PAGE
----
In the second week of September 2007, the hip hop world was abuzz with exactly what usually sets the hip hop world abuzz: a good feud. It was a manufactured feud, of course, not deeply rooted in bad blood between two rappers, but rather drummed up in the spirit of a friendly competition of sorts. When 50 Cent and Kanye West were each set to release their third studio album September 11, 2007, Fif made a bold statement—if his Curtis didn’t outsell Ye’s Graduation, then he would retire from rap.
At the time, the G-Unit general’s brashness seemed to fall in line with the oft-repeated cliché that there’s no such thing as bad publicity. The artists’ respective fan bases were electrified, vowing to raid stores the day the albums dropped and ensure “victory” for their favorite rapper. Ultimately, the numbers reflected this frenzy: Graduation and Curtis flew off U.S. shelves, selling nearly 1.6 million copies combined in the first week and marking only the second time in recorded history that two albums moved over 600,000 units in one week. The problem for 50 Cent was that, even in selling 691,000 copies of Curtis, he had lost the sell-off to a very well-reviewed Kanye album that nearly went platinum in that first week alone.
Of course, 50 reneged on his vow to quit the rap game—but you might not realize it. After the 2007 release of Curtis—which, at heart, was a lackluster album that doesn’t hold a candle to his earlier work—he effectively disappeared from the rap scene for a bit, content to take his endorsement deal with VitaminWater to the bank while drifting from his own product a bit (though he did rake in $100 million in 2007 from that deal alone, so perhaps you can’t blame him). The only lingering hit single from Curtis was “I Get Money,” a solid song that ultimately lacked the appeal of “In Da Club,” “21 Questions,” “P.I.M.P,” “Disco Inferno” and “Candy Shop,” the smash hits that graced his first two albums, Get Rich or Die Tryin’ (2003) and The Massacre (2005). When the economy turned in 2008, the Kid’s economic ventures soured and allegedly led him to lose millions in the stock market, causing him to delay the release of his fourth album, Before I Self Destruct. Unfortunately, by the time Before hit stores in November 2009, it seemed that the 50 Cent who ran the game only four years earlier was well on his way to self destruction. Before I Self Destruct was a disappointing effort both critically and commercially; worse yet, it was so forgettable that the general public tends not to even realize how badly it missed the mark.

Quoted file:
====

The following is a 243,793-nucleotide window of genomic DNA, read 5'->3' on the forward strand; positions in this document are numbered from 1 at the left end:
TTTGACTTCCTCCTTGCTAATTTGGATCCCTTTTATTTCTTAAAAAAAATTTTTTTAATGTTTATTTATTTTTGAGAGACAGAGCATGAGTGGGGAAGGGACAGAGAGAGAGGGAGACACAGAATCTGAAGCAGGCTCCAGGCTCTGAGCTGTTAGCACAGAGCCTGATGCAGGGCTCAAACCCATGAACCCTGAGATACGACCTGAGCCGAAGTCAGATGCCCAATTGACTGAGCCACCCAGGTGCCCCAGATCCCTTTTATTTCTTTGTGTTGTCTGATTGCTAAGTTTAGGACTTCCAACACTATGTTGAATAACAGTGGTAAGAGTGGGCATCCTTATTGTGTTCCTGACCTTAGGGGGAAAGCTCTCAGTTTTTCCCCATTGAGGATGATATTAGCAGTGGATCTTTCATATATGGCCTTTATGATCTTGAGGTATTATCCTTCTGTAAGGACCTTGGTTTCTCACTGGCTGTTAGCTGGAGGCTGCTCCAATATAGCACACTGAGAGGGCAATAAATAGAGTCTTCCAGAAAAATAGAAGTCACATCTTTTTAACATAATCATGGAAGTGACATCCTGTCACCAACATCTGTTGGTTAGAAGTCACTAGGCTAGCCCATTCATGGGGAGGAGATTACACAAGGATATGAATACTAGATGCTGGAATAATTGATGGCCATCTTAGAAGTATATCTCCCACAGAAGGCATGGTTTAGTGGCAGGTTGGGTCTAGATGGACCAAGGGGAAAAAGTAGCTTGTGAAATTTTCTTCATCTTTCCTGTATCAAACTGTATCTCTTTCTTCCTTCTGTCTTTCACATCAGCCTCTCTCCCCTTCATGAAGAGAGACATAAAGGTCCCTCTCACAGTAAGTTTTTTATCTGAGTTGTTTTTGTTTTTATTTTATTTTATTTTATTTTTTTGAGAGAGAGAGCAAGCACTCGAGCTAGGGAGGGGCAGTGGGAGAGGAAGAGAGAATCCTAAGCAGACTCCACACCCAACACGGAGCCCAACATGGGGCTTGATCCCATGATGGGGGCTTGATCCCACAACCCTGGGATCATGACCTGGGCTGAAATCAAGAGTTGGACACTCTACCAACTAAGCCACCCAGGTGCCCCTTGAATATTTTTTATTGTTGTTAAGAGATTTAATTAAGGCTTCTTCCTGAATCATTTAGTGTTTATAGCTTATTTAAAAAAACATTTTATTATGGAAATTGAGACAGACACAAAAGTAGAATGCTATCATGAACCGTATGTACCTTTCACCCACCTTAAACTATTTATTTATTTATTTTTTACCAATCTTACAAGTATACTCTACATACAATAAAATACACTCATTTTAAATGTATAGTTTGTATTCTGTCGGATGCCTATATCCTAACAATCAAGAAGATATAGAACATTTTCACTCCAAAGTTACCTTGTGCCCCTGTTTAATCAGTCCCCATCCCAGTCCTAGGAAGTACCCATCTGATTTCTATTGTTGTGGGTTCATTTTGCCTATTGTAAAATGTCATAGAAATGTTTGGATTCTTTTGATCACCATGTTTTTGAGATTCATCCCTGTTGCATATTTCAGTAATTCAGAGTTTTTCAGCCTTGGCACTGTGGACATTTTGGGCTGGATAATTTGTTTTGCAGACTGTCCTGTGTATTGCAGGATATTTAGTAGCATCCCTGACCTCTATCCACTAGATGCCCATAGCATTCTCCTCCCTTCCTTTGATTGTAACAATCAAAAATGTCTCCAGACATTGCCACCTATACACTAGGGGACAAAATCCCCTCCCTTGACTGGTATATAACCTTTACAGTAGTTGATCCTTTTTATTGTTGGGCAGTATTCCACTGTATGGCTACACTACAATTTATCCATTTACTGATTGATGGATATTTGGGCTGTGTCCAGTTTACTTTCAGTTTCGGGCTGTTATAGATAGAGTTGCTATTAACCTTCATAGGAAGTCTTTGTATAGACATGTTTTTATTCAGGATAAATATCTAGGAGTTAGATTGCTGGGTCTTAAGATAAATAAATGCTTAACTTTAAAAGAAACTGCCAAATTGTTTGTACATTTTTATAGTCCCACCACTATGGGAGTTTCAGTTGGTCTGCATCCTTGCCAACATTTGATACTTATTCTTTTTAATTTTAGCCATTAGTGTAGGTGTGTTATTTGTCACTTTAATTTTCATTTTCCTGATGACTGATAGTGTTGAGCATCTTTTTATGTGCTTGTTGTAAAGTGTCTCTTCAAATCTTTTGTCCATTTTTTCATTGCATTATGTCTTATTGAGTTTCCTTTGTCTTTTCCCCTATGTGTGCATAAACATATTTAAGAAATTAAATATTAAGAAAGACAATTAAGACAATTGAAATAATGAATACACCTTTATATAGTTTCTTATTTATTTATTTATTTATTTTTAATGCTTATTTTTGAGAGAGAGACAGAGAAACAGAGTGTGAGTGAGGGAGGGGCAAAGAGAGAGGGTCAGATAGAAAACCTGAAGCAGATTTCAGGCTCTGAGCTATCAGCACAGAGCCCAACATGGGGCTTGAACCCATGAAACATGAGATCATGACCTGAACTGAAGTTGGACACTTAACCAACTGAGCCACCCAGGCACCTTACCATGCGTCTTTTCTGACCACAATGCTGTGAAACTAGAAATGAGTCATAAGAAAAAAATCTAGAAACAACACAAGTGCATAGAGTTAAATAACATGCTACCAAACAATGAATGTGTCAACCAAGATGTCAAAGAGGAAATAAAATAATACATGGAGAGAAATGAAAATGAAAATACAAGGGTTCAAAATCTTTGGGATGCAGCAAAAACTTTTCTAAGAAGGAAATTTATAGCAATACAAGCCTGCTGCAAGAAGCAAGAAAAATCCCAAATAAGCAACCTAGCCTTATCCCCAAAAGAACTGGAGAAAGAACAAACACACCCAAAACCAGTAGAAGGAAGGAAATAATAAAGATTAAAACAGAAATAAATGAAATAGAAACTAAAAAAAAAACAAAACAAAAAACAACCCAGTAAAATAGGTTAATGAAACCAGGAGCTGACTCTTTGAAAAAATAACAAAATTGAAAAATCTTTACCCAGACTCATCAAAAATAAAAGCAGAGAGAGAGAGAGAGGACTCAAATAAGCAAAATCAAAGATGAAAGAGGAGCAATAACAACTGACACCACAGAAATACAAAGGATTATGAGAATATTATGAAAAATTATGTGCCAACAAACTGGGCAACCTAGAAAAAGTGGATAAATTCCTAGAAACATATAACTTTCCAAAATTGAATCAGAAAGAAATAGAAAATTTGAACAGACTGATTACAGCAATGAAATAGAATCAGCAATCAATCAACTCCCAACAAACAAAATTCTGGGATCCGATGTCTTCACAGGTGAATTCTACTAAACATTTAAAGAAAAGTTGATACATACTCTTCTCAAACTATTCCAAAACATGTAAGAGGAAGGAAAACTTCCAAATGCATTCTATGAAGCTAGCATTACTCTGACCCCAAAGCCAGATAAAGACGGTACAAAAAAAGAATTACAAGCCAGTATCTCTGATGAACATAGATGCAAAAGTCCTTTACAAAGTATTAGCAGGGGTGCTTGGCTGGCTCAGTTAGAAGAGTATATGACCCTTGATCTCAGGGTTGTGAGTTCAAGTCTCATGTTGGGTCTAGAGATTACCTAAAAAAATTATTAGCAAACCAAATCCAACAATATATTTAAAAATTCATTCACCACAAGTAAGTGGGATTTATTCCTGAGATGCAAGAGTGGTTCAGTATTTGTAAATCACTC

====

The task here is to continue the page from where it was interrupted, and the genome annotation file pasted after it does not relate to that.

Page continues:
In the summer of 2011, 50 returned to making the brand of noise that garnered him national attention in the first place—but not in the booth. He’s taken to Twitter and the press to fire shots at Interscope about the slow pace of progress on his fifth studio album as well as what he thought was a label-coordinated leak of “I’m On It.” Although the only material available from the yet-untitled album is “Outlaw,” a promotional single released in June, Fif still claims that the project will be ready for a November release. The most startling point to be made here is that the actual music we’ve heard from Curtis within the last few months—and really the past few years—has not been good; in fact, “I’m On It” is such a frightening mess that one can only wonder what could have possibly driven 50 to tag it as his desired single. What happened to the 50 Cent sound that was universally acclaimed by critics and fans alike?